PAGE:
From the January 4, 1930, issue



The ape-man of Darwin was read out of

man’s family tree and the dawn-man of

Sussex, older than 1,250,000 years, was

elevated to the position of man’s progenitor

by Dr. Henry Fairfield Osborn, president of

the American Museum of Natural History,

New York.

A new picture was painted by Dr. Osborn of

the earliest known creature who can be

called human.

His size of brain was equal to the minimum of that of the living Veddahs,

Papuans, and native Australians, the most primitive living men. He

skillfully made implements and weapons of flint and bone and for killing

animals perfected a slingstone. He lived contemporaneously with a very

primitive species of elephant whose remains are found from India to

Africa to England and he hunted this beast for its flesh, bone, and ivory.

He had deft hands and fingers guided by an imaginative and intelligent

forebrain. He was a nomad and long and agile lower limbs were his only

means of distant transportation. He was a dweller of the open plains, not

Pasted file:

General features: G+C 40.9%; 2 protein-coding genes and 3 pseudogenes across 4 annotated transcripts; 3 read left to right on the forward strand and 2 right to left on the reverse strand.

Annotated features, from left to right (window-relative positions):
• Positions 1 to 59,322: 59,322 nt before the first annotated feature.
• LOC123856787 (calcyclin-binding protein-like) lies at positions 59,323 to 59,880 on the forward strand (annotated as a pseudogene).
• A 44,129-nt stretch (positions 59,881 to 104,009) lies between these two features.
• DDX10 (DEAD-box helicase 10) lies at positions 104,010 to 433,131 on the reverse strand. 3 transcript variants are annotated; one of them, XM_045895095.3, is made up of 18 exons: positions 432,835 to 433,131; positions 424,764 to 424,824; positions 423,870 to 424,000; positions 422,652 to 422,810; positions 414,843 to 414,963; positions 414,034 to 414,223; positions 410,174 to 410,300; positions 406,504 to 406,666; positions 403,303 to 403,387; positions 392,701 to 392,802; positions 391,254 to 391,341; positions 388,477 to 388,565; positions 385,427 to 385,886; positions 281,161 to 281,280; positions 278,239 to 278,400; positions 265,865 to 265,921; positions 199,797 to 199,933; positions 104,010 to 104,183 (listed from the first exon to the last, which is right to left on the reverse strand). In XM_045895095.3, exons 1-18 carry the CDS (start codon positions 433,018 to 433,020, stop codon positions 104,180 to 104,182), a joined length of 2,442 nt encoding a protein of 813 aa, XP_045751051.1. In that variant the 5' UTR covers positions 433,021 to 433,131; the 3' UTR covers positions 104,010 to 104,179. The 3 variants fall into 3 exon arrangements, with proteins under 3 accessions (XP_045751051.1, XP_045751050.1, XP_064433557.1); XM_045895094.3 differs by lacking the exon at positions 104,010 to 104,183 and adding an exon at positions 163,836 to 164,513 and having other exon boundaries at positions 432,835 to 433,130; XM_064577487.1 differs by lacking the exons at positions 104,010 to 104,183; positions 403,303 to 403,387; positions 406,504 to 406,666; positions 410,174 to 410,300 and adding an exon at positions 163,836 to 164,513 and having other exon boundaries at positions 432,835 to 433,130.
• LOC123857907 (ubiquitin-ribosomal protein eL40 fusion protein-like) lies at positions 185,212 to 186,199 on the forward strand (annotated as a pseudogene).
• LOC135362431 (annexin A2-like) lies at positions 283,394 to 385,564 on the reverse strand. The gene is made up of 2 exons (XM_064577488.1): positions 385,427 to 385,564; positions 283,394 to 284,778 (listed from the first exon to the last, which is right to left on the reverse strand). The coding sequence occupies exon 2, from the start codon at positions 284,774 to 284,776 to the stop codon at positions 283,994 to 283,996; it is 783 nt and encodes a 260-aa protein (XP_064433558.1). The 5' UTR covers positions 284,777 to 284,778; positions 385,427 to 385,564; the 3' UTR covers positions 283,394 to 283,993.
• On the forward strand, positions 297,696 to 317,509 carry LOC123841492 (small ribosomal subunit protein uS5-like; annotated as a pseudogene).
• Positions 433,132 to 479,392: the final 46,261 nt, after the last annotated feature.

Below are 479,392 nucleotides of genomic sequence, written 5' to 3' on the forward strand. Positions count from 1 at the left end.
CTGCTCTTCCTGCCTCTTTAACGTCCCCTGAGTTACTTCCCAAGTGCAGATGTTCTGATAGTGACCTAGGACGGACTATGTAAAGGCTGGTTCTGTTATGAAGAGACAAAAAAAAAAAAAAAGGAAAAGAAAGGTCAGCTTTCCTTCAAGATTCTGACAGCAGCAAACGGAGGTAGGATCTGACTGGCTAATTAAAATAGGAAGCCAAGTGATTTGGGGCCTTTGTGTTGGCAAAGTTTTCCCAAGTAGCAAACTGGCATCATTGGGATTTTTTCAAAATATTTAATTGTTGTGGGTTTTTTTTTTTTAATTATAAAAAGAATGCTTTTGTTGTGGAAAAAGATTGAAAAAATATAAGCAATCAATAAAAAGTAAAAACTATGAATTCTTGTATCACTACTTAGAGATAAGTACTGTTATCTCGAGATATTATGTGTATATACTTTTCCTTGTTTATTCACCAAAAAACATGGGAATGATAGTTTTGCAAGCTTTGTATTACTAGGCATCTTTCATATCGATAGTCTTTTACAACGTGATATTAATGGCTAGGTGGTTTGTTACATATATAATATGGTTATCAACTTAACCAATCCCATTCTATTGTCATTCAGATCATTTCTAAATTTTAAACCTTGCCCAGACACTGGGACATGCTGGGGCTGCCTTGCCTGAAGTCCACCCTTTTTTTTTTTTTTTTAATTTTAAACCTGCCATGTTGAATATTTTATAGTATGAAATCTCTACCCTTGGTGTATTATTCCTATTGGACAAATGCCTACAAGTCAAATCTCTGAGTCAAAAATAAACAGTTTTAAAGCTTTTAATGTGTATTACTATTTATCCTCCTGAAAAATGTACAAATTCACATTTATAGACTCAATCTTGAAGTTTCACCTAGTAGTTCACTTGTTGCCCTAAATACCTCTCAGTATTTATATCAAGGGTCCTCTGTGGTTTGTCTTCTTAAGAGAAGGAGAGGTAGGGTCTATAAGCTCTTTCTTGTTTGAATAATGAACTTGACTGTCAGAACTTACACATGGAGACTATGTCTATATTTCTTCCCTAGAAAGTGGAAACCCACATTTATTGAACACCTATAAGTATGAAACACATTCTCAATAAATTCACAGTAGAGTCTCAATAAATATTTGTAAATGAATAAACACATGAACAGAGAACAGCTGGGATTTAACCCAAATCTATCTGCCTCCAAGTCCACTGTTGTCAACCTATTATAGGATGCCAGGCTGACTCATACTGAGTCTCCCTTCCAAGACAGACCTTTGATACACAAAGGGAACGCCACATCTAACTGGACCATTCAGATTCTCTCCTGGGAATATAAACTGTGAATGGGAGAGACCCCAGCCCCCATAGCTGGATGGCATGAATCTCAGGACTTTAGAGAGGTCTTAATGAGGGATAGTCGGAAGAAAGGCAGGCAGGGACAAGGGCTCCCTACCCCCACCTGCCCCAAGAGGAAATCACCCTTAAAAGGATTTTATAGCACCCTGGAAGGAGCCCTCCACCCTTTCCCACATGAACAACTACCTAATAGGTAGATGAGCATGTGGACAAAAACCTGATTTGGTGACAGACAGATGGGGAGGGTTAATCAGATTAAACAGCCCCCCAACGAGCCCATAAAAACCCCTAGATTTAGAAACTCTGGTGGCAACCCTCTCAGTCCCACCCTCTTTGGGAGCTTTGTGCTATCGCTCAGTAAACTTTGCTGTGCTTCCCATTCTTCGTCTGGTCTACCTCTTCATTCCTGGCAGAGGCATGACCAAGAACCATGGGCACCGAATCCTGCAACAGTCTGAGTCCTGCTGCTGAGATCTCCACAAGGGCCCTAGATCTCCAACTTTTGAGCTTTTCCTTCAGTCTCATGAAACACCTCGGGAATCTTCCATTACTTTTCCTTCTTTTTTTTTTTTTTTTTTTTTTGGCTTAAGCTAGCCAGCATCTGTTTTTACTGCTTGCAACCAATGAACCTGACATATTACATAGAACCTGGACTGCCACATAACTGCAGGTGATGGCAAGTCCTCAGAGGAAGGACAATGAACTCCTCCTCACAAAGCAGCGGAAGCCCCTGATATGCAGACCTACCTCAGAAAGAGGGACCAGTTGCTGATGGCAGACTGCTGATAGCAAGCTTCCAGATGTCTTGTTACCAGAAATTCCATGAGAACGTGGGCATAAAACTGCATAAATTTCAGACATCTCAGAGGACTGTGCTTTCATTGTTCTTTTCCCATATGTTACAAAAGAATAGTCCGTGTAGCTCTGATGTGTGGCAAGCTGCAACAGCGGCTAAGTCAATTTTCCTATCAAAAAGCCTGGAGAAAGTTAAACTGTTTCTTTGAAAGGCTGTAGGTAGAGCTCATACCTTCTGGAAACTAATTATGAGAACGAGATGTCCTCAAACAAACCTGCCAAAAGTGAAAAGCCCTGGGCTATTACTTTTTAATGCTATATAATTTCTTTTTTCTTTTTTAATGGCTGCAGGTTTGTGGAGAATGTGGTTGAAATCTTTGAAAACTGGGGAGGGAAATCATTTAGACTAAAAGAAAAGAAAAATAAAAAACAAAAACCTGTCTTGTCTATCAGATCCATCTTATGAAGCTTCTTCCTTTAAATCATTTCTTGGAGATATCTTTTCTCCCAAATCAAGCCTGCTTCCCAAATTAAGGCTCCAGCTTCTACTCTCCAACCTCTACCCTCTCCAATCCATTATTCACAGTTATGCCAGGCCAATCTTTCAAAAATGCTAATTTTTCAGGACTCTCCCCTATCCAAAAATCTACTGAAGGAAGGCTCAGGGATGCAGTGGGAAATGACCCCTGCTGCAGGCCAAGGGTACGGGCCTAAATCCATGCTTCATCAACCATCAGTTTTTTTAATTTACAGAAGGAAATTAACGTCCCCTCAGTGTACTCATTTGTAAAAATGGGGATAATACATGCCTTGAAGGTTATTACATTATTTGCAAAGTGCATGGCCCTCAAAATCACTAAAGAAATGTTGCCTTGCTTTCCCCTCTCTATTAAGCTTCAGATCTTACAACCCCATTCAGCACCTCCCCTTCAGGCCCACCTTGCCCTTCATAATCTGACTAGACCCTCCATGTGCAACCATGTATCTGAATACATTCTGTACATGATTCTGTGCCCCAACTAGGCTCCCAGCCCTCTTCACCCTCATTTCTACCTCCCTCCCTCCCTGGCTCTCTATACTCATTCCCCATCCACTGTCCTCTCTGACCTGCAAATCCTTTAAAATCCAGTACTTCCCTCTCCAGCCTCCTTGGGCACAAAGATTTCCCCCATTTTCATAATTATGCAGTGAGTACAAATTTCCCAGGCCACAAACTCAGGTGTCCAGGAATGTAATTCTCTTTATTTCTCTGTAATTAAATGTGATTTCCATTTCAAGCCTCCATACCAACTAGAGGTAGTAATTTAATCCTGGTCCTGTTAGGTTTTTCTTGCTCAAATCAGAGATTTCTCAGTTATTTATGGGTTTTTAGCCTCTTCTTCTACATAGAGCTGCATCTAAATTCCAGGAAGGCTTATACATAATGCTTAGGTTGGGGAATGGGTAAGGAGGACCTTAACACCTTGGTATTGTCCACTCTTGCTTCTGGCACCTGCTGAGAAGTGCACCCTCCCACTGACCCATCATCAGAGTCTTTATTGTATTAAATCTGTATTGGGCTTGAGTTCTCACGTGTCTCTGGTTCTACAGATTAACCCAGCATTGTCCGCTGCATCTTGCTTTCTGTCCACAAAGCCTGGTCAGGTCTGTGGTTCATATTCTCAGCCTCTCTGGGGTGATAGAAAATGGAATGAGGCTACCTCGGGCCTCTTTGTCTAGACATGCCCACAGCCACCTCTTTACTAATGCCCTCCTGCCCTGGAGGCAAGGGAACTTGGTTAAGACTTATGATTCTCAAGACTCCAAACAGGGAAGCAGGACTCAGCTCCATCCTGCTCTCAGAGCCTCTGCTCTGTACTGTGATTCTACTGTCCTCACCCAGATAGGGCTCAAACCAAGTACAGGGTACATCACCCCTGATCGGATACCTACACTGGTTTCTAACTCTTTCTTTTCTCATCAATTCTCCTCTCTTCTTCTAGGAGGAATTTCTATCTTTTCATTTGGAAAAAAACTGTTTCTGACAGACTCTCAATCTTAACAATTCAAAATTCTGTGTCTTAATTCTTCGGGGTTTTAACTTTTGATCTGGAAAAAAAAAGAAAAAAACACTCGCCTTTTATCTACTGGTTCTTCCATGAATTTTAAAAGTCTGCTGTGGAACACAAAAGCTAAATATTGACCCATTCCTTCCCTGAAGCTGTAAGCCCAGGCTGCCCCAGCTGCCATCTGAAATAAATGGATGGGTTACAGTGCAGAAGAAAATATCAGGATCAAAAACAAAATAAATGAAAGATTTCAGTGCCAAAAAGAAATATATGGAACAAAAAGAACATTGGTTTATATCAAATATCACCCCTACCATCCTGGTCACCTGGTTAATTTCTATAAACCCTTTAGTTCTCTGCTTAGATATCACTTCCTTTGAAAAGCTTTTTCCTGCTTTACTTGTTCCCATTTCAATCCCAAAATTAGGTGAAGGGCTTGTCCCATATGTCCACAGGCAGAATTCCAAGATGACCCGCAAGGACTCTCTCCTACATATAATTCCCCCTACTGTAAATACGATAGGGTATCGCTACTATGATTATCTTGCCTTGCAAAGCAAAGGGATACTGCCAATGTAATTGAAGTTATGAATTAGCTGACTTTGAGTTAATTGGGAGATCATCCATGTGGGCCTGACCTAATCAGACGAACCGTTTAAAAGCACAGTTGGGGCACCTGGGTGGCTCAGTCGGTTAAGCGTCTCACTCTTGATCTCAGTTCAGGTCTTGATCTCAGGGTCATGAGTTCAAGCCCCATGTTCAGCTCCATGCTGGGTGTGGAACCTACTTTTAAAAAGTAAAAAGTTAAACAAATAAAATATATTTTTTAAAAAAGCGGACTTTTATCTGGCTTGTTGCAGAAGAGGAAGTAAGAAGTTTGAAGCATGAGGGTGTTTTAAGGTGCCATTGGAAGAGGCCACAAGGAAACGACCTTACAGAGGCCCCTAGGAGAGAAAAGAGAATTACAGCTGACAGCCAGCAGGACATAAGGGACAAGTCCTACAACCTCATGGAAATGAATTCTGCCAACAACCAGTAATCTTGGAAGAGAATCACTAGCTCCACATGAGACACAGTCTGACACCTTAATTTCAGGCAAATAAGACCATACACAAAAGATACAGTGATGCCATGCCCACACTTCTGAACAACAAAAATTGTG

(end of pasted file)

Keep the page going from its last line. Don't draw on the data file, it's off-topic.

of “warm, forest-clad land” as was Darwin’s “hypothetical ape” human

ancestor. He lived near the end of the geological period of time known as

the Tertiary, in the epoch called the upper Pliocene, which was certainly

more than one and a quarter million years ago.


Rotation of the galaxy–the system of stars of which the sun, the Milky

Way and all the visible stars are part–around a distant and massive

center, helps explain the peculiar motions of the bluish-white stars

classified as type B. This announcement was made by Dr. J.S. Plaskett,

director of the Dominion Astrophysical Observatory at Victoria, B.C.

Dr. Plaskett explained that the stars of type B, which are classified by

the lines that appear in their spectra when their light is analyzed, all are

moving from or towards the sun with much smaller speed than any other

spectral type. But the curious fact has been found that most are moving

from the sun, as if the whole system of these stars was expanding

around the sun as a center. The average speed away from us is about

five kilometers (3.1 miles) per second.

Though various suggestions have been made to account for this

anomaly, such as errors of measurement, Dr. Plaskett has found that

most of them agree with what would be caused by a rotation of the whole

stellar system.


“A systematic study of the properties of bacteriophage failed to

substantiate its living nature,” says Dr. J. Bronfenbrenner, professor of

bacteriology at the Washington University School of Medicine. The

evidence seems to indicate that the bacteriophage is an inanimate

chemical product of bacterial metabolism, having no cell-dissolving

properties of its own, Dr. Bronfenbrenner said.

Bacteriophage has been hailed as a most potent germ-killer, being made

itself from germs, but ever since its discovery by Dr. F. d’Herelle it has

been a subject of scientific controversy.